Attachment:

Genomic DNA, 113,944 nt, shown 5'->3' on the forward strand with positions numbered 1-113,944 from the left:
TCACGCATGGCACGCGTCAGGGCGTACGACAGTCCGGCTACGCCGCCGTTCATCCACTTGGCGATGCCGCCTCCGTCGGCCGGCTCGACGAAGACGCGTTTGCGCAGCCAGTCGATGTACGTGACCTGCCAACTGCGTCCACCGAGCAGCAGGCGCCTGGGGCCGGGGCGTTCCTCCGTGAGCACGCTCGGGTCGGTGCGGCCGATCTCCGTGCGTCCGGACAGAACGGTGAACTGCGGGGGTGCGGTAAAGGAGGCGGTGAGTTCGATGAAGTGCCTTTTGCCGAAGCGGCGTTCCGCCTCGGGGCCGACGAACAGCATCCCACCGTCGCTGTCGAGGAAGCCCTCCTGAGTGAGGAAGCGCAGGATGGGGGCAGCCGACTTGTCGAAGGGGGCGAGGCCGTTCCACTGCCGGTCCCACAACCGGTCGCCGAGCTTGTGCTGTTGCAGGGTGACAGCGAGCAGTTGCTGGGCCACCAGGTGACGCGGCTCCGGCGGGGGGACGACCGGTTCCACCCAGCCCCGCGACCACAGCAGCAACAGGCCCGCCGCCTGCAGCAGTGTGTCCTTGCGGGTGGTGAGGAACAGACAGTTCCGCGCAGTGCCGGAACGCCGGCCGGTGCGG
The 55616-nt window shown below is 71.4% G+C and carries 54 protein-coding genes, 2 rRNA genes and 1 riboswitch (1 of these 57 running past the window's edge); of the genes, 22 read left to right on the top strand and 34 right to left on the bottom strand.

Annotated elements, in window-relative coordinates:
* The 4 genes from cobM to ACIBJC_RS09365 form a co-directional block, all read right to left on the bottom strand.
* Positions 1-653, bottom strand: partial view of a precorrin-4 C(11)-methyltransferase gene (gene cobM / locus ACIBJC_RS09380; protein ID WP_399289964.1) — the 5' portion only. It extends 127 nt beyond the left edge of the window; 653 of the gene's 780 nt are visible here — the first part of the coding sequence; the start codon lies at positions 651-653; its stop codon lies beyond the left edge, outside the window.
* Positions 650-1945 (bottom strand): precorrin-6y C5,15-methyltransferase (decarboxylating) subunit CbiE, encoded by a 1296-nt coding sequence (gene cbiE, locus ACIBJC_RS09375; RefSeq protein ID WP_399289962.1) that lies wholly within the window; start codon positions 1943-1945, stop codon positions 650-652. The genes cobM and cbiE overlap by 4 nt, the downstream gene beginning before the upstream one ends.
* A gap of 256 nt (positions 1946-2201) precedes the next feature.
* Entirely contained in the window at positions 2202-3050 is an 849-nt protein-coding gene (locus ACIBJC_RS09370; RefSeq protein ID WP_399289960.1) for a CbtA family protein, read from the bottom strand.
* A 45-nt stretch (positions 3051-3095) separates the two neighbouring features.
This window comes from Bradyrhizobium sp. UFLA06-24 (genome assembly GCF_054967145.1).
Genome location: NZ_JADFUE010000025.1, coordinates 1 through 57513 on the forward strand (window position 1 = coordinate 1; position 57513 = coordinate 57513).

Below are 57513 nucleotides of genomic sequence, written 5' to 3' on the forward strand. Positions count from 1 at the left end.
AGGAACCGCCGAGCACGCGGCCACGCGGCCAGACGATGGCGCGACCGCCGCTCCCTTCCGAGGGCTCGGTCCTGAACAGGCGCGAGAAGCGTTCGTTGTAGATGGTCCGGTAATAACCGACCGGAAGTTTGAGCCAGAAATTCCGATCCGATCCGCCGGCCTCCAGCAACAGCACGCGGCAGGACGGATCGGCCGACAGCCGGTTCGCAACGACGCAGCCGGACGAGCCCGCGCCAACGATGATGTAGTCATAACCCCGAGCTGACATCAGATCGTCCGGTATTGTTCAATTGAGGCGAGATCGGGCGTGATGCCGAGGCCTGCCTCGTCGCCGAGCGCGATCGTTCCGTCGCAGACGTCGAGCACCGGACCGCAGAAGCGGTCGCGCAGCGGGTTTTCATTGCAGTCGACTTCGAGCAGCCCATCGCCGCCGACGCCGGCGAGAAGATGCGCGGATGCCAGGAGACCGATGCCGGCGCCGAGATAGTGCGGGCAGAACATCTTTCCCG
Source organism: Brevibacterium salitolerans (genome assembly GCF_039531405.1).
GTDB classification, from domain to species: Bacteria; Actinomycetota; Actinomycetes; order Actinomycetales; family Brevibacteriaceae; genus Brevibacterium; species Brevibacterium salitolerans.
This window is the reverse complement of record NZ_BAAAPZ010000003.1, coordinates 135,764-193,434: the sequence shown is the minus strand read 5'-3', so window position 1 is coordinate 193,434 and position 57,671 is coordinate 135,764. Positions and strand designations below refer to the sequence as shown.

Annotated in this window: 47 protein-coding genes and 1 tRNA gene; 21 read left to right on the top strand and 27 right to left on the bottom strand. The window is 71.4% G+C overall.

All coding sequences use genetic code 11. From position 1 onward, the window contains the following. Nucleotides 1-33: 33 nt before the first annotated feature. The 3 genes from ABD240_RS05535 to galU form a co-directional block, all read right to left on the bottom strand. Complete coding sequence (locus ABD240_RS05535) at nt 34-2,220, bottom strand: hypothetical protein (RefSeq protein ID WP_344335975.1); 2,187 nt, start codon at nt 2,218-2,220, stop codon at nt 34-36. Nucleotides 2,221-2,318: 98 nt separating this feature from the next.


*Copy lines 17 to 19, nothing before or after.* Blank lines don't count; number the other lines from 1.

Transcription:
This window is the reverse complement of record NZ_BAAAPZ010000003.1, coordinates 135,764-193,434: the sequence shown is the minus strand read 5'-3', so window position 1 is coordinate 193,434 and position 57,671 is coordinate 135,764. Positions and strand designations below refer to the sequence as shown.

Annotated in this window: 47 protein-coding genes and 1 tRNA gene; 21 read left to right on the top strand and 27 right to left on the bottom strand. The window is 71.4% G+C overall.

All coding sequences use genetic code 11. From position 1 onward, the window contains the following. Nucleotides 1-33: 33 nt before the first annotated feature. The 3 genes from ABD240_RS05535 to galU form a co-directional block, all read right to left on the bottom strand. Complete coding sequence (locus ABD240_RS05535) at nt 34-2,220, bottom strand: hypothetical protein (RefSeq protein ID WP_344335975.1); 2,187 nt, start codon at nt 2,218-2,220, stop codon at nt 34-36. Nucleotides 2,221-2,318: 98 nt separating this feature from the next.